<button onClick={handleSubmit}>Submit</button>
  ) : (
    // TypeScript will tell us what attributes are on the data object!
    <div>Successfully created supplier {}</div>
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Hopefully you understand what an API layer is and have seen enough code to build your own! If you have any questions please comment them below and I’d be happy to do my best to answer them.

  • We walked through what an API layer is
  • We saw a few reasons why you should write one
  • We created our own hook around fetch
  • We typed out the interface for our API
  • We created hooks for each endpoint in our API
  • We condensed this all into a single hook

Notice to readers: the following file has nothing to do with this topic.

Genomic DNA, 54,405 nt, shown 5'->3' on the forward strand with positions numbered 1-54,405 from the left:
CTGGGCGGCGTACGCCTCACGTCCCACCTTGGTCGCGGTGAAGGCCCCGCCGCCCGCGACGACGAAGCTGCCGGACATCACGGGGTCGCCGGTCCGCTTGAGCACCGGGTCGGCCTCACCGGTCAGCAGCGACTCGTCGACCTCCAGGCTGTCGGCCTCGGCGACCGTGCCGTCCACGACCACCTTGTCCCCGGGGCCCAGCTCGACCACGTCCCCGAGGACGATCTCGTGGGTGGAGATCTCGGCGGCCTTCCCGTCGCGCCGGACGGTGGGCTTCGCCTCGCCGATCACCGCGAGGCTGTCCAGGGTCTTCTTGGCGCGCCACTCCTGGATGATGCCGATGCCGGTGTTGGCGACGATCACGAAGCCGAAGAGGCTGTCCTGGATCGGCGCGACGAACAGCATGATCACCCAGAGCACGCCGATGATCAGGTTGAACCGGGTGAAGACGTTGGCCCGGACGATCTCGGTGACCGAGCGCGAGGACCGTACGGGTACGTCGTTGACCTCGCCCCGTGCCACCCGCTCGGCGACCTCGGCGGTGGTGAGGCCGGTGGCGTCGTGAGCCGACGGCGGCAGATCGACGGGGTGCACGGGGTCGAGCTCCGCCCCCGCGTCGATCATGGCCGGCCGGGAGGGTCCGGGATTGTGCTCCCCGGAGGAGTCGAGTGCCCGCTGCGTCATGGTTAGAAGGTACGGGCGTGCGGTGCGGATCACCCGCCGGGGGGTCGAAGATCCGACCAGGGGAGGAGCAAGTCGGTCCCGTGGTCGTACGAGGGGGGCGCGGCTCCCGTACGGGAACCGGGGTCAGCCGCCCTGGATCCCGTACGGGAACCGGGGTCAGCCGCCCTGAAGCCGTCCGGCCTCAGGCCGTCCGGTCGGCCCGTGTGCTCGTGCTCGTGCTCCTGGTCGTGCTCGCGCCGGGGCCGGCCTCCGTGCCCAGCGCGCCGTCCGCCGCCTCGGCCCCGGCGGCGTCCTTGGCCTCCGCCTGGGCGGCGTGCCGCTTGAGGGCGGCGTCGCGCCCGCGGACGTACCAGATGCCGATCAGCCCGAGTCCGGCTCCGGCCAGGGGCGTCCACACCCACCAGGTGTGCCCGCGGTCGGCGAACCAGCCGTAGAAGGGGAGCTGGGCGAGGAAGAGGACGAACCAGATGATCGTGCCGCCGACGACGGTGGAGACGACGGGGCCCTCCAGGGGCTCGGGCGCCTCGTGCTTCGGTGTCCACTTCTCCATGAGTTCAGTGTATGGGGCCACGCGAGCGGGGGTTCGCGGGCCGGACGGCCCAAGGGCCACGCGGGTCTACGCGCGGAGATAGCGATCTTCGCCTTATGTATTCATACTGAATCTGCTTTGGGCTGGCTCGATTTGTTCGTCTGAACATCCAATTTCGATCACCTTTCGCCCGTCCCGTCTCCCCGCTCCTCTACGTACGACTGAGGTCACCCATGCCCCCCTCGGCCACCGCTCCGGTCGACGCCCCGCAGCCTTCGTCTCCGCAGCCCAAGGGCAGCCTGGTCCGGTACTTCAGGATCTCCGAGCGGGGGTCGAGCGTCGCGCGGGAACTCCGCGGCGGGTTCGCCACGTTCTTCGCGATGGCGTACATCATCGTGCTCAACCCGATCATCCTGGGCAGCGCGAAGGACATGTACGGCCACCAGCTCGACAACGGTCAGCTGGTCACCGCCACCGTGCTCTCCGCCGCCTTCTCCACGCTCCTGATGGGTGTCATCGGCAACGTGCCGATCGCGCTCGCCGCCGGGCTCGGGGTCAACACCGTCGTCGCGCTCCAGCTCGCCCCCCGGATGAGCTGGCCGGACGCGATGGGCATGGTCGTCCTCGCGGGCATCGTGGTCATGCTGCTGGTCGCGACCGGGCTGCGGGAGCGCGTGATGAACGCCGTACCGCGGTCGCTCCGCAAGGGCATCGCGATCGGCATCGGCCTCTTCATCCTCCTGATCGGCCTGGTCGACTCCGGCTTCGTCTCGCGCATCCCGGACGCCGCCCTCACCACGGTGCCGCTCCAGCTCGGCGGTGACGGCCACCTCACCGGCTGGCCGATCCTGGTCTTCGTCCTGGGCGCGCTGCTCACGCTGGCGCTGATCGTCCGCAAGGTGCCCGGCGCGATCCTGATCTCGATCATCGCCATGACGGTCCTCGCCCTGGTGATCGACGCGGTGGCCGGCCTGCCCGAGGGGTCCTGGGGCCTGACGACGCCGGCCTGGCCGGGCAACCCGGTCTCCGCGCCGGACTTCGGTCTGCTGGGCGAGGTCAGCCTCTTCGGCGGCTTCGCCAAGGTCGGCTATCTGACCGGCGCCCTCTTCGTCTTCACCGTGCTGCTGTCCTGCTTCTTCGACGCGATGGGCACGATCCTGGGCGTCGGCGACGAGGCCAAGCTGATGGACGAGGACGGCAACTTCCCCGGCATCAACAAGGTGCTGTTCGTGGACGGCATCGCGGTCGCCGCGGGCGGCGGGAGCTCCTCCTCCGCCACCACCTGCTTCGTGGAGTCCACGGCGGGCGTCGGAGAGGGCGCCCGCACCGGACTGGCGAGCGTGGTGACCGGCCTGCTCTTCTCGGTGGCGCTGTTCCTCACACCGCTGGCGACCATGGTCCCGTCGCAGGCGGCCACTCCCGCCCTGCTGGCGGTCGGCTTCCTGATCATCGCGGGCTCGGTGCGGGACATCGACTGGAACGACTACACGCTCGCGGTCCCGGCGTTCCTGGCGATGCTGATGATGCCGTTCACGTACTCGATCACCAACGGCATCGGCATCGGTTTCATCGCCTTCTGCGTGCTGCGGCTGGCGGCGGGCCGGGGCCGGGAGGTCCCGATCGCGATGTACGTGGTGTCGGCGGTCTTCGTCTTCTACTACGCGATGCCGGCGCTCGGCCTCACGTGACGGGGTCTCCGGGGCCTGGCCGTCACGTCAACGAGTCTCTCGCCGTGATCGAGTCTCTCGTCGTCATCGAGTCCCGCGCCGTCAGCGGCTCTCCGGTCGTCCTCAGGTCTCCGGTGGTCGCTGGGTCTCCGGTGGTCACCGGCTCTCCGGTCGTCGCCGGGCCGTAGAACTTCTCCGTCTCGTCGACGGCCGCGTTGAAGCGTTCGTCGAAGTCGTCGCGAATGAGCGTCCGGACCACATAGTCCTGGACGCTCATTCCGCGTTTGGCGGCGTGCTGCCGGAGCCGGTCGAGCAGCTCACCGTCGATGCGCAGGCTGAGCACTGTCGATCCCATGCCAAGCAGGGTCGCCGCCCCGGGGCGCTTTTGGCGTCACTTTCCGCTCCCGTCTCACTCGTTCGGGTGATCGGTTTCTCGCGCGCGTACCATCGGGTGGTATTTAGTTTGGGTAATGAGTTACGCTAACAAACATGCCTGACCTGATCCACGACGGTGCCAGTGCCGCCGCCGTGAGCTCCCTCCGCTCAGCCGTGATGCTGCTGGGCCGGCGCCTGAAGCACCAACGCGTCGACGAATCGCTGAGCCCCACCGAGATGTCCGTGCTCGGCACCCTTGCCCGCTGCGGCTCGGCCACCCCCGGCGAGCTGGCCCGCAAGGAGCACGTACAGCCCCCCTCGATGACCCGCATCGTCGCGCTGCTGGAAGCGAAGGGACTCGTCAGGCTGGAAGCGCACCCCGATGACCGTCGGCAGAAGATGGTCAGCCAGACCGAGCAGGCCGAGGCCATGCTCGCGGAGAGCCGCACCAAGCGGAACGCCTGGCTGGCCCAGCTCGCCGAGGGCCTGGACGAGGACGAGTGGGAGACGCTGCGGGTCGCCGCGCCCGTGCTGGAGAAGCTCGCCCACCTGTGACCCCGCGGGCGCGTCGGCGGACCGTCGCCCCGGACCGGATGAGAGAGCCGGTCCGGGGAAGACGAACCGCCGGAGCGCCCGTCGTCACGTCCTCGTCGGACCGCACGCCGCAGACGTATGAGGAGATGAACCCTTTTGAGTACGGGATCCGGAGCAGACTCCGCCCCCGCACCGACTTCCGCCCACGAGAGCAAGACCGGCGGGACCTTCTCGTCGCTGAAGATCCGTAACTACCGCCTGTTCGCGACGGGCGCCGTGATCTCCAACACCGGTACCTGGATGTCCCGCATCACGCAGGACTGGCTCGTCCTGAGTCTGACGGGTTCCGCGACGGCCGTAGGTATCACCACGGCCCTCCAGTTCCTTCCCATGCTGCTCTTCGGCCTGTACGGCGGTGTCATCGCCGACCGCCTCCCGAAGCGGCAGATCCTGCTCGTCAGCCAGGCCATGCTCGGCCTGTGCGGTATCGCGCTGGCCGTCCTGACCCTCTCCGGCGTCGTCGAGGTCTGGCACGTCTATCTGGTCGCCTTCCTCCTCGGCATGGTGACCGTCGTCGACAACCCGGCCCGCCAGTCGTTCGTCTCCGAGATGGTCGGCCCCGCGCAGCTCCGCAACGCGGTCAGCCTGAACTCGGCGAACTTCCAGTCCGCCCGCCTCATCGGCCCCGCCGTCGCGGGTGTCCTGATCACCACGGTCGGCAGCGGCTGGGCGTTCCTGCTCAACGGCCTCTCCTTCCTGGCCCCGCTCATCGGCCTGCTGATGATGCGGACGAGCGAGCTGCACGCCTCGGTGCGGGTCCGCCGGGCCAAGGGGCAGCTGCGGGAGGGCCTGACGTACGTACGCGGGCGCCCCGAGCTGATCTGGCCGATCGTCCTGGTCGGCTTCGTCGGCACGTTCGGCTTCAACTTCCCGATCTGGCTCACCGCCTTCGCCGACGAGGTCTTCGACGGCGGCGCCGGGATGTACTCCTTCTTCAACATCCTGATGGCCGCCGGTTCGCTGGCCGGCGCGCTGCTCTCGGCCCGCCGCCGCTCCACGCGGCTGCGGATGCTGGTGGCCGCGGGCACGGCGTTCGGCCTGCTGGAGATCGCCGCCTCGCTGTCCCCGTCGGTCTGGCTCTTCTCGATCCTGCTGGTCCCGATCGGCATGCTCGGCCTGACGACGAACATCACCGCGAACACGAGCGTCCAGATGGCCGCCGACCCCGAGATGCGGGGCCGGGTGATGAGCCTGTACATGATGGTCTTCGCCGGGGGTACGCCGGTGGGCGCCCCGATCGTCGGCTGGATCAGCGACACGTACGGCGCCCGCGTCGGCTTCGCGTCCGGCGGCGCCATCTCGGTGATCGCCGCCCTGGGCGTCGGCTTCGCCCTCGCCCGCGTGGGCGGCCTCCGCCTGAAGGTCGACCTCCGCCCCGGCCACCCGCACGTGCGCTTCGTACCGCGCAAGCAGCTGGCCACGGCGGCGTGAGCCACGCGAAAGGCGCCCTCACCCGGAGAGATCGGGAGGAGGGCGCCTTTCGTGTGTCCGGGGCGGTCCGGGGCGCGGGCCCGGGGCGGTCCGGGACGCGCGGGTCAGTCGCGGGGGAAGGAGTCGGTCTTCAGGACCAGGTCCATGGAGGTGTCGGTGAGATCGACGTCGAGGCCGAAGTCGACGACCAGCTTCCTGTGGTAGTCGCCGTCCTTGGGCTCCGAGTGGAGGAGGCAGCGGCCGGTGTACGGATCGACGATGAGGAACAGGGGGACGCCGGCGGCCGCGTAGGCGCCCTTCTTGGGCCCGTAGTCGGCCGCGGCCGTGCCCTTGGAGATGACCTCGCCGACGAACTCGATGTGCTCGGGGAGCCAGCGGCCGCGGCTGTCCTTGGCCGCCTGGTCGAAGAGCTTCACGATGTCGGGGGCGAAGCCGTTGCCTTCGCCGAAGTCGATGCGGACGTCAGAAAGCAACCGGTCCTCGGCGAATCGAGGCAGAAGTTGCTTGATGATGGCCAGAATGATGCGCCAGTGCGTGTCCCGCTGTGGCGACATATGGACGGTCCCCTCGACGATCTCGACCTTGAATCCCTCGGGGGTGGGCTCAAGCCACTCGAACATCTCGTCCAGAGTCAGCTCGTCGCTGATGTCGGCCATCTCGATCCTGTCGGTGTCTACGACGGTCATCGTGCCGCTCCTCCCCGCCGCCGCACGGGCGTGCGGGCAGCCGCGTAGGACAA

• We used it :)

Thanks for getting this far and I hope it was helpful!

— Scott (founder @Jeeny)

If you have a minute to spare I’d love to share what Jeeny does. We built a composable set of APIs for inventory, procurement, fulfillment, and manufacturing. You can use our APIs to extend and enhance your current ERP, WMS, and fulfillment software. You can also use them to build your own applications.

We have a free tier that resets every month if you’d like to give it a go!

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Top comments (2)

tylerpashigian profile image
Tyler Pashigian

Is there a way to consolidate the data of a query and mutation? For example if you were to have getSupplier and updateSupplier used on a supplier detail page, how would you keep that state in sync? Do you have to track that as its own variable in that component?

ivanpd profile image

How would you utilize this API layer structure if one of the request hooks needs to be called within a useEffect (so that that data is fetched and displayed when the component is rendered)?